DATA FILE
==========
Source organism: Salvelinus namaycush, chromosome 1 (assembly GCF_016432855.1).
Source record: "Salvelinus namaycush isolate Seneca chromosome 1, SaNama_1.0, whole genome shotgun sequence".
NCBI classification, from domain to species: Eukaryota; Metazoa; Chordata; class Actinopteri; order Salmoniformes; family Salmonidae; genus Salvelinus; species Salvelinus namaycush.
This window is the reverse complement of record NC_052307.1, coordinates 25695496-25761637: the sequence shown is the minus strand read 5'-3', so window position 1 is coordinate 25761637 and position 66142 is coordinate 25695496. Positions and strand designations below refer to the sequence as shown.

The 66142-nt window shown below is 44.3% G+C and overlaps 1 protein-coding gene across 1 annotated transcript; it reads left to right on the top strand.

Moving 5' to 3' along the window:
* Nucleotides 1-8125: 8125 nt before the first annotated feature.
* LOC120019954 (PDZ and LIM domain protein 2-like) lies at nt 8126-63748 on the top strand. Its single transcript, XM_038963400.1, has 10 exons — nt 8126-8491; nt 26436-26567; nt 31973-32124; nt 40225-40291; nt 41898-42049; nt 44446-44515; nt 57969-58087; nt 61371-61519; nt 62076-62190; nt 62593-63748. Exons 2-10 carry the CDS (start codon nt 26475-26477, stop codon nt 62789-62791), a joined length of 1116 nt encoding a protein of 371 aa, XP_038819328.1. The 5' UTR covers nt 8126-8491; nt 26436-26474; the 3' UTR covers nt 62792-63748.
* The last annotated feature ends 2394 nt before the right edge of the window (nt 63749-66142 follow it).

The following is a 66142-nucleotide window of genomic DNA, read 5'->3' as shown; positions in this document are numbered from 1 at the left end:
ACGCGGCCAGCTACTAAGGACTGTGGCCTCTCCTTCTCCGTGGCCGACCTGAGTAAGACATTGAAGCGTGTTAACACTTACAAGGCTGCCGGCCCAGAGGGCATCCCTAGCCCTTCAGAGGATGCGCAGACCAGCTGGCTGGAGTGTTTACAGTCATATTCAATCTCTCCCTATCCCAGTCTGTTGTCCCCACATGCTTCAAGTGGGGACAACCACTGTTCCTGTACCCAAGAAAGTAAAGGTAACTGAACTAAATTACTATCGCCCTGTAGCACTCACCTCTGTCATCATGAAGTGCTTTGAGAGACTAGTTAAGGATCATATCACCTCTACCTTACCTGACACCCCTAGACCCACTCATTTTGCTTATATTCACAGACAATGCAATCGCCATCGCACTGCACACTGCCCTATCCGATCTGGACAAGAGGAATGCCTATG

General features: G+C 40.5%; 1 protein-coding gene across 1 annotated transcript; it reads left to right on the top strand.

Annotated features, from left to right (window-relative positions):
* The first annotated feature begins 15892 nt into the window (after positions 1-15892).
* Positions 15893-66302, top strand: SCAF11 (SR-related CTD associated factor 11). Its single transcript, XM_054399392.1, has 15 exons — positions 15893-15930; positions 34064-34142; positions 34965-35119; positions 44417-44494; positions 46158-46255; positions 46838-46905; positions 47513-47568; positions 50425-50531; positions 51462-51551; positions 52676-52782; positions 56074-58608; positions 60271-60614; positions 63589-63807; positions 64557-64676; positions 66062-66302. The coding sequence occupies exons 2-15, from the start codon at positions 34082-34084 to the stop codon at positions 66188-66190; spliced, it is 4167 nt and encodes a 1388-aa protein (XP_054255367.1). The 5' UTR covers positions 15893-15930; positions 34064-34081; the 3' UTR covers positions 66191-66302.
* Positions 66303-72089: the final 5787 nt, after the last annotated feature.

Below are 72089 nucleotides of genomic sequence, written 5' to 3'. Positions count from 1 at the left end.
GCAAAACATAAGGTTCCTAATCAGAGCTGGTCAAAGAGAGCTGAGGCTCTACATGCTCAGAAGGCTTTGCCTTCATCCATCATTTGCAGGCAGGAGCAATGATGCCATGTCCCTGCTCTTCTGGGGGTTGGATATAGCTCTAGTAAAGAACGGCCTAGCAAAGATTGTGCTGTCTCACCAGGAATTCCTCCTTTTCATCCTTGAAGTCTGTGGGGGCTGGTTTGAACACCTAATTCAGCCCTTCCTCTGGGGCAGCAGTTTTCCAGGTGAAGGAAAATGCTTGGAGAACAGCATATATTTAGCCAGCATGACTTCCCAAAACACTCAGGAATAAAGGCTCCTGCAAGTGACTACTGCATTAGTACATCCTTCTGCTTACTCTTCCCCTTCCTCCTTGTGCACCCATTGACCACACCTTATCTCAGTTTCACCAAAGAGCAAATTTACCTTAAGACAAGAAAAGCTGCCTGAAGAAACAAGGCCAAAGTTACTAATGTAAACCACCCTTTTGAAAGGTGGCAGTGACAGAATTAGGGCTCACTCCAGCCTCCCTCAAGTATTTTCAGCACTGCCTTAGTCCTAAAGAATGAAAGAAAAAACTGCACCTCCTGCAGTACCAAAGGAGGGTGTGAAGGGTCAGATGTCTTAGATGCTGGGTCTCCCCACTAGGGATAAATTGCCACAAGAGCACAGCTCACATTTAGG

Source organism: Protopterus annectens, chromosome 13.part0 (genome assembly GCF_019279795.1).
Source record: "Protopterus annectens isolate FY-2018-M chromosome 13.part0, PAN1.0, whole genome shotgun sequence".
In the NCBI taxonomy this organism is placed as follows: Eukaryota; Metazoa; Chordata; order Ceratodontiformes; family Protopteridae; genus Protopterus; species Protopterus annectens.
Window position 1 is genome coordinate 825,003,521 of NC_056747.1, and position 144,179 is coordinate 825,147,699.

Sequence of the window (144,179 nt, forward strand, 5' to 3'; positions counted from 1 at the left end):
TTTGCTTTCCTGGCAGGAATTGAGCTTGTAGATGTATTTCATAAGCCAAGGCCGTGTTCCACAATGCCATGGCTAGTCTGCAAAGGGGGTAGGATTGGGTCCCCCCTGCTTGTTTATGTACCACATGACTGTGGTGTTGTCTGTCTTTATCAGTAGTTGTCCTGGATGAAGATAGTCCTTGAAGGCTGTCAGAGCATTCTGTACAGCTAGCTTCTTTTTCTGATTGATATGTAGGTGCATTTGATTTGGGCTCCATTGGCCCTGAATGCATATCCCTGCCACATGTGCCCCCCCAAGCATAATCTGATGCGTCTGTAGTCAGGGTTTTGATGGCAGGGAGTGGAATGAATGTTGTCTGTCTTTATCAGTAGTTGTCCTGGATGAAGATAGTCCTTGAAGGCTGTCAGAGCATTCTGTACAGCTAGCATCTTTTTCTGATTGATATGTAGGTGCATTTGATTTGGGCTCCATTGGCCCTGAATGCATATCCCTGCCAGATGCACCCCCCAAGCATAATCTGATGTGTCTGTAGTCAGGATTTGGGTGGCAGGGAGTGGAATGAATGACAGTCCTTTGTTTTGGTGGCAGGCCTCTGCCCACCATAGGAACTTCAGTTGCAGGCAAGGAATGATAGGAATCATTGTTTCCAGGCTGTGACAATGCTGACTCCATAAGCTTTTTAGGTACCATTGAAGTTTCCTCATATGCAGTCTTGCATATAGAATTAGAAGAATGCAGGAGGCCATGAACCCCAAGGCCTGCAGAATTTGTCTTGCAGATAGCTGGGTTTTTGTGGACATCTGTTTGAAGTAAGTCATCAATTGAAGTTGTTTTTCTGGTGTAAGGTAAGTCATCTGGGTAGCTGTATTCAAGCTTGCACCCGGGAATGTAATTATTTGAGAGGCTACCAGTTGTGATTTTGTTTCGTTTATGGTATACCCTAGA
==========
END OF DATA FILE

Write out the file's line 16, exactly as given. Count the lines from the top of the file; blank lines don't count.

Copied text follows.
* Positions 66303-72089: the final 5787 nt, after the last annotated feature.